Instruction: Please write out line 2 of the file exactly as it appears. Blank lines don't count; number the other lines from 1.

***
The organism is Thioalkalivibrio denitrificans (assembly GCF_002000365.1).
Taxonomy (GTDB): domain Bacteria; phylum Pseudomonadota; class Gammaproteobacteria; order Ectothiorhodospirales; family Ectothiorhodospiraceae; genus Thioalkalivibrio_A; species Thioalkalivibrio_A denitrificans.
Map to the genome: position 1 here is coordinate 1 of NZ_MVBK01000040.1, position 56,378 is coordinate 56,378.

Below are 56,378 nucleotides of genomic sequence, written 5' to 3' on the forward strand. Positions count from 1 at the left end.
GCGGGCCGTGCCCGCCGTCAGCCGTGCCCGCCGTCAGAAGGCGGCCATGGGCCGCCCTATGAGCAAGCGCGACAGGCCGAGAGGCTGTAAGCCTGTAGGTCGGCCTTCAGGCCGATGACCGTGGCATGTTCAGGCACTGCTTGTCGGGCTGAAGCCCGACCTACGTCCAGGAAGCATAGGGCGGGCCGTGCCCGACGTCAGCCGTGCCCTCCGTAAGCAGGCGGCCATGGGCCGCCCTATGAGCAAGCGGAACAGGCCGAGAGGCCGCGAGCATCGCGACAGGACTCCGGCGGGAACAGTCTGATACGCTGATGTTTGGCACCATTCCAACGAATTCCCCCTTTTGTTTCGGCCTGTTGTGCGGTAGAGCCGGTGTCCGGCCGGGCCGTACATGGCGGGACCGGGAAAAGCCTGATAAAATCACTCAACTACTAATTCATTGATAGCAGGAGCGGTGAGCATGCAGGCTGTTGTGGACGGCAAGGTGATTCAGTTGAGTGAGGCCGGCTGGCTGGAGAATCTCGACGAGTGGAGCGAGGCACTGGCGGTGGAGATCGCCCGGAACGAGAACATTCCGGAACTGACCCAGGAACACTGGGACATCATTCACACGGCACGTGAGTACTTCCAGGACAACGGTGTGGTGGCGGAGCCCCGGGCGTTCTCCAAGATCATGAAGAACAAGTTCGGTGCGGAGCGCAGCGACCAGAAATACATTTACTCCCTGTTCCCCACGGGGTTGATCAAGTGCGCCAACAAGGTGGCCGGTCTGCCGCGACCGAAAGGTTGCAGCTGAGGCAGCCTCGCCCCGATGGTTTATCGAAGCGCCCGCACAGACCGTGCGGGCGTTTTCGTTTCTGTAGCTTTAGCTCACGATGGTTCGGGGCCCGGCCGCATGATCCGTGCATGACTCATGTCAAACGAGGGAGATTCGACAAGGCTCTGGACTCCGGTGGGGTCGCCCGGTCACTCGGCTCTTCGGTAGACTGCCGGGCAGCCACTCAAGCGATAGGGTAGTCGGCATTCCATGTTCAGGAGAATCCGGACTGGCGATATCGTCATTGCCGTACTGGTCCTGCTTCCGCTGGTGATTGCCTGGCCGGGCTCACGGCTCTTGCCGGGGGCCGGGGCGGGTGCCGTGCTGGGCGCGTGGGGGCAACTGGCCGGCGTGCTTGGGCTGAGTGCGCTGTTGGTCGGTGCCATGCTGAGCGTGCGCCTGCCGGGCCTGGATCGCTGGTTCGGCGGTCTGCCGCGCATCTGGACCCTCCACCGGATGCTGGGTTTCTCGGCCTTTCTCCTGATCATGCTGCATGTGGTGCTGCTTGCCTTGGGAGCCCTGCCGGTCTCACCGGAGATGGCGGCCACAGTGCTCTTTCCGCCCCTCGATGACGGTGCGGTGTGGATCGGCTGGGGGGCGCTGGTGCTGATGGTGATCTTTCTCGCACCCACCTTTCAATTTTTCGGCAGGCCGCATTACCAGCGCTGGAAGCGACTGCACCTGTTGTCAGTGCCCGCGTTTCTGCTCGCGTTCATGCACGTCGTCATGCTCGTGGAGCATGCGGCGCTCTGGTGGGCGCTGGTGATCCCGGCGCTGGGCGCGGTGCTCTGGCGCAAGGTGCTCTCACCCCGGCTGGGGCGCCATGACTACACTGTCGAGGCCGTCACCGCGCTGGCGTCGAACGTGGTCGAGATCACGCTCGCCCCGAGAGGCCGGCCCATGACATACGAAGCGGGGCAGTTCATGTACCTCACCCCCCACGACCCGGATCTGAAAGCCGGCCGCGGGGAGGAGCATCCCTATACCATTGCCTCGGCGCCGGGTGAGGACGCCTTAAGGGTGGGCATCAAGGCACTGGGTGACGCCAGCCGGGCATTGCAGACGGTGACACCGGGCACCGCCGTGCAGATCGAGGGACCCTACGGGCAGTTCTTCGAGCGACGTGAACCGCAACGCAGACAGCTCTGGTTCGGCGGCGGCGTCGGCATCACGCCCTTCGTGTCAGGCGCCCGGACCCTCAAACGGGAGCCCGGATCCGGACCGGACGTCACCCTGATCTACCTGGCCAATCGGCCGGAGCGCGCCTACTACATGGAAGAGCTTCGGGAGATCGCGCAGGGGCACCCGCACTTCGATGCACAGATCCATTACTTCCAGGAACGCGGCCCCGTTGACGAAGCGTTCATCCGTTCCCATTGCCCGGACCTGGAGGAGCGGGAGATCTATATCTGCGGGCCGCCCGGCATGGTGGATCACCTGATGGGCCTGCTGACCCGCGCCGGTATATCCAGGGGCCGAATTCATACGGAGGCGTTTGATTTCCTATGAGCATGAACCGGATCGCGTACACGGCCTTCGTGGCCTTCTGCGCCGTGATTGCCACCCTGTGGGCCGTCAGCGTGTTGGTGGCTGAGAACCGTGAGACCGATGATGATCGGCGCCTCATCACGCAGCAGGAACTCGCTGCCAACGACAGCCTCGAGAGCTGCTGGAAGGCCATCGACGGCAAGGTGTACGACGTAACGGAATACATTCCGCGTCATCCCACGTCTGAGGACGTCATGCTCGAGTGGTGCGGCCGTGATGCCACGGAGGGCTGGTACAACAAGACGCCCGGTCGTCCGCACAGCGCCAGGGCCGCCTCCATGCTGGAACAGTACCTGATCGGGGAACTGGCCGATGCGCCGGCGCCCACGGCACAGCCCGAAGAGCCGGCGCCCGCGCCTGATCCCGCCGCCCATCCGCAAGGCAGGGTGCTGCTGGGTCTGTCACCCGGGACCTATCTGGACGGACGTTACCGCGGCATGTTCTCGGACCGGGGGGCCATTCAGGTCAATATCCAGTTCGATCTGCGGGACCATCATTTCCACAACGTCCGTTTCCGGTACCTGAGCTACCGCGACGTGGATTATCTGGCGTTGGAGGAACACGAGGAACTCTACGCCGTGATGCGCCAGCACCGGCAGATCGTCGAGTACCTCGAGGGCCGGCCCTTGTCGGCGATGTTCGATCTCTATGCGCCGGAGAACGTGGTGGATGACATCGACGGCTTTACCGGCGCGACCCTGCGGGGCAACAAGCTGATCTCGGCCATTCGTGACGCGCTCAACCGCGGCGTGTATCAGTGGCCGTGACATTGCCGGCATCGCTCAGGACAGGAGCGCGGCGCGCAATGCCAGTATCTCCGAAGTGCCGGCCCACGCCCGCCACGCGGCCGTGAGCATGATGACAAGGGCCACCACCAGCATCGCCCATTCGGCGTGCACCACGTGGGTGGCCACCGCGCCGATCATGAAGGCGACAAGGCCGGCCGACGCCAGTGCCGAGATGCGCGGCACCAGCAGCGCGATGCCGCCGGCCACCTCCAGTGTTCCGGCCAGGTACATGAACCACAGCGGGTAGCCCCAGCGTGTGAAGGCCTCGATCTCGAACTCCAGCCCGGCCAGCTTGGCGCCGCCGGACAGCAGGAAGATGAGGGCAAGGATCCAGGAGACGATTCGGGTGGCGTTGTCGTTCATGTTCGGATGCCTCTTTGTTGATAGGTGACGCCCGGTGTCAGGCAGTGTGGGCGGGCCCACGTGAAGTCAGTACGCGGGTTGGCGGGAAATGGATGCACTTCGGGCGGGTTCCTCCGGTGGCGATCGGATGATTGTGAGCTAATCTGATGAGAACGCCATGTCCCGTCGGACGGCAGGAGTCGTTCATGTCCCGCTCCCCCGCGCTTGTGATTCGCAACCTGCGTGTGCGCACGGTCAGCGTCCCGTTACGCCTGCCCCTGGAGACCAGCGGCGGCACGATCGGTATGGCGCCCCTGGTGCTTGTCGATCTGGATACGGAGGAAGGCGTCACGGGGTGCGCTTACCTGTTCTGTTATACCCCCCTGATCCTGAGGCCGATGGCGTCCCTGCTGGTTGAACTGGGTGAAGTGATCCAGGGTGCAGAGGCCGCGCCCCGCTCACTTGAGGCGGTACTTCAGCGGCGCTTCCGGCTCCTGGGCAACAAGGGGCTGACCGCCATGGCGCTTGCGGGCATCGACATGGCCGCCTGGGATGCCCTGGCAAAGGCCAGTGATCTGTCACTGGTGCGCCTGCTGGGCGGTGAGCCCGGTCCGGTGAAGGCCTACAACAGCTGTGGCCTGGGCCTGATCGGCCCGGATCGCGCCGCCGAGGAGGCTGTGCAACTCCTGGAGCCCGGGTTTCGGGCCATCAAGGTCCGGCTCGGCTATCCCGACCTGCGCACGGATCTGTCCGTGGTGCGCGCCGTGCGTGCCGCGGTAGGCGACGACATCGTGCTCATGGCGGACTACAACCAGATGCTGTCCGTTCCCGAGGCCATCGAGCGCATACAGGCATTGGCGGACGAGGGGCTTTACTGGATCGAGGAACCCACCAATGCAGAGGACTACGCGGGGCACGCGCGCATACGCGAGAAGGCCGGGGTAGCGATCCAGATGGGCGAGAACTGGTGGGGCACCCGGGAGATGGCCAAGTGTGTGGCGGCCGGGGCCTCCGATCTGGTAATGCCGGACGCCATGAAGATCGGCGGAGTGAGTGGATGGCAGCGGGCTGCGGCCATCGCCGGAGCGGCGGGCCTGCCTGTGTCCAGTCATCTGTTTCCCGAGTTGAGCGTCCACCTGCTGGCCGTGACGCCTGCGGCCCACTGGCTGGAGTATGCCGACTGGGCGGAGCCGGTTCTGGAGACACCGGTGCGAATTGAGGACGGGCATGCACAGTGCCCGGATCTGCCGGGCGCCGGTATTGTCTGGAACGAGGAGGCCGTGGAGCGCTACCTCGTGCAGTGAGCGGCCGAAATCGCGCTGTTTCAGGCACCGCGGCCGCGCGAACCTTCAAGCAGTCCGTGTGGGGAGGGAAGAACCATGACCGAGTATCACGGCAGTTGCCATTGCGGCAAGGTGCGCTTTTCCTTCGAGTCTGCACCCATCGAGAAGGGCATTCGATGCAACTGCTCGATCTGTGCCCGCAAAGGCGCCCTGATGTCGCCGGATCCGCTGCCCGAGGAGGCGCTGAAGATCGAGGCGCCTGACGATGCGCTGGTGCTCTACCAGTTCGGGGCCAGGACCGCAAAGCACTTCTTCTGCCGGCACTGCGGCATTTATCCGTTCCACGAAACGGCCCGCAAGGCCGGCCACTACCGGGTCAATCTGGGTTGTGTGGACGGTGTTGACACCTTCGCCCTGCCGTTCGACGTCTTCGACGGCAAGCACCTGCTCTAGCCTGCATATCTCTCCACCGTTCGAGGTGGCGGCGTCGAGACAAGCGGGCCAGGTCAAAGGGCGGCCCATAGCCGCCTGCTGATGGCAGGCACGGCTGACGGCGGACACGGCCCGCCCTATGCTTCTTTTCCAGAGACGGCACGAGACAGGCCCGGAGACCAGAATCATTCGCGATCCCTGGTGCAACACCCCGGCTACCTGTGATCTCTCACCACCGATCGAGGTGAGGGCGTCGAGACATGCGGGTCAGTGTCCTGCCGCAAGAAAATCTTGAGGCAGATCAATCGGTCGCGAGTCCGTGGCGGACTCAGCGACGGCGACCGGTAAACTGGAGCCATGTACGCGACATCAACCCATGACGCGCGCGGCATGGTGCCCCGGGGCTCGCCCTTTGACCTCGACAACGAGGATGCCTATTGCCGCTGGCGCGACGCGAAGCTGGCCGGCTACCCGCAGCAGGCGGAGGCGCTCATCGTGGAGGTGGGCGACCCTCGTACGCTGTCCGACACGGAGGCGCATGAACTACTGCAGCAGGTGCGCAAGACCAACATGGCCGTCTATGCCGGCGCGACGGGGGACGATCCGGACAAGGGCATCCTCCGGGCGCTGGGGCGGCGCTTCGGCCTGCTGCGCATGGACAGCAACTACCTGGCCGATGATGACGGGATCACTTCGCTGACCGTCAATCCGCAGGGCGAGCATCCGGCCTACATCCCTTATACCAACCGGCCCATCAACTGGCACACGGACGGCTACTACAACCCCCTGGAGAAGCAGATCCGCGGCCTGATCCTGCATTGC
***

Taxonomy (GTDB): domain Bacteria; phylum Pseudomonadota; class Gammaproteobacteria; order Ectothiorhodospirales; family Ectothiorhodospiraceae; genus Thioalkalivibrio_A; species Thioalkalivibrio_A denitrificans.